The way Auggie Jones figures it, "there are two kinds of people in the world - people who shine like the chrome of Old Glory" (her Grandpa Gus's pick up), "and people who are more like the rusted metal in McGunn's" (junkyard). Her entire life she has been surrounded by people who shine, who have a special something. Starting tomorrow, at Dickerson Elementary in fifth grade, she believes she's going to find hers. She and her grandpa live on the corner of Sunshine and Lucky in Serendipity Place where pretty much every house is perfect. Unfortunately, the house beautification committee does not agree. In fact, they send notices and start charging fines, declare Serendipity Place blighted, and plan to demolish all the homes and the community church to build a community center. Auggie's neighbors have worked together to fix their homes and Auggie and Elis have created a wonderland of company in their front yard. Victoria, a junior member of the committee, fellow classmate at Dickerson, and friend stealer, calls Auggie's house the junk-tion of Sunshine and Lucky. This is an inspiring portrayal of one spunky heroine and a community united in a common goal to save their homes and their neighborhood. Creative, imaginative, descriptive language graces every well rendered page.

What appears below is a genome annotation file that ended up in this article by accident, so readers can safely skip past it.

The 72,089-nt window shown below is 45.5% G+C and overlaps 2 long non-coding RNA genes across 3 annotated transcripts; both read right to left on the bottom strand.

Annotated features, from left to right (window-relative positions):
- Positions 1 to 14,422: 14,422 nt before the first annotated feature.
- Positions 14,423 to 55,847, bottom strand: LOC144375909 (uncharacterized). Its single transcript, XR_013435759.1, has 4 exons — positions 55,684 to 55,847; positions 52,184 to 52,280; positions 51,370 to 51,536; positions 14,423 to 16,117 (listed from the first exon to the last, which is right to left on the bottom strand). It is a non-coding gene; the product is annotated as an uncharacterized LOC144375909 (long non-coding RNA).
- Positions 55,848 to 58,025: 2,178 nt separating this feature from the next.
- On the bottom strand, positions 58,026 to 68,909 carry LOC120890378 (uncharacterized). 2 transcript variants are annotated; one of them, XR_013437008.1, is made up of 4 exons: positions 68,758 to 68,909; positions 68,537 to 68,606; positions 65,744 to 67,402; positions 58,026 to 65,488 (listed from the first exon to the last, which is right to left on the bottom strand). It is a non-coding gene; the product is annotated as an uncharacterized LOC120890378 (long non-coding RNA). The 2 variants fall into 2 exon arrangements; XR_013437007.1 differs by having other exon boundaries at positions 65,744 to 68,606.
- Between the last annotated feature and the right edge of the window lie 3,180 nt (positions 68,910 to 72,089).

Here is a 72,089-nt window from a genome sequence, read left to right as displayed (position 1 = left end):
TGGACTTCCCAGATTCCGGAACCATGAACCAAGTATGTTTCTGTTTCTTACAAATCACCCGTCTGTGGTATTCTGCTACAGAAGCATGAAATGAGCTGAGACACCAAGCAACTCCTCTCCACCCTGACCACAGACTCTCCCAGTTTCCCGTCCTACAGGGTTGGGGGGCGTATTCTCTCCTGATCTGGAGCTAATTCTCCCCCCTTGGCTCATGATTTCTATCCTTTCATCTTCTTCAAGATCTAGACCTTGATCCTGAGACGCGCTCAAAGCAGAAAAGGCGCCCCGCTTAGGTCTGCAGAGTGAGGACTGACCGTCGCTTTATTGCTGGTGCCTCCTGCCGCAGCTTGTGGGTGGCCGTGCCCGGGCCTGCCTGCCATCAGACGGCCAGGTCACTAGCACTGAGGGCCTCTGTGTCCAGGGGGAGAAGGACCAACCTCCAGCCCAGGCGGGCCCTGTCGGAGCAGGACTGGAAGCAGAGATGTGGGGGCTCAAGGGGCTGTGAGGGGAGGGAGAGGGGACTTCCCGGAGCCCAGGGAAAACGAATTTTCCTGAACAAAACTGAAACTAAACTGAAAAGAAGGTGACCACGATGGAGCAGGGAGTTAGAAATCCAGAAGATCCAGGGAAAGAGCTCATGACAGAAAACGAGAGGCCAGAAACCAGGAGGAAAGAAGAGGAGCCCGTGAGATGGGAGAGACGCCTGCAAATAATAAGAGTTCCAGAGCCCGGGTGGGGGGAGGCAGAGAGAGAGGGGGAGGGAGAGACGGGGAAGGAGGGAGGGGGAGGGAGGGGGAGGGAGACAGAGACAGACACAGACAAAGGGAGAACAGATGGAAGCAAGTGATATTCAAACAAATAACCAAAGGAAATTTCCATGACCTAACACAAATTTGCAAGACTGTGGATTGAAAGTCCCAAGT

"It just seems like everything is losable."
"Sometimes when you love something, the letting go can't happen with single sweep of a broom."
"What I really wish is that friendship didn't have to be so slippery, so hard to keep hold of."
Mark Twain Award Preliminary Nominee 2016-17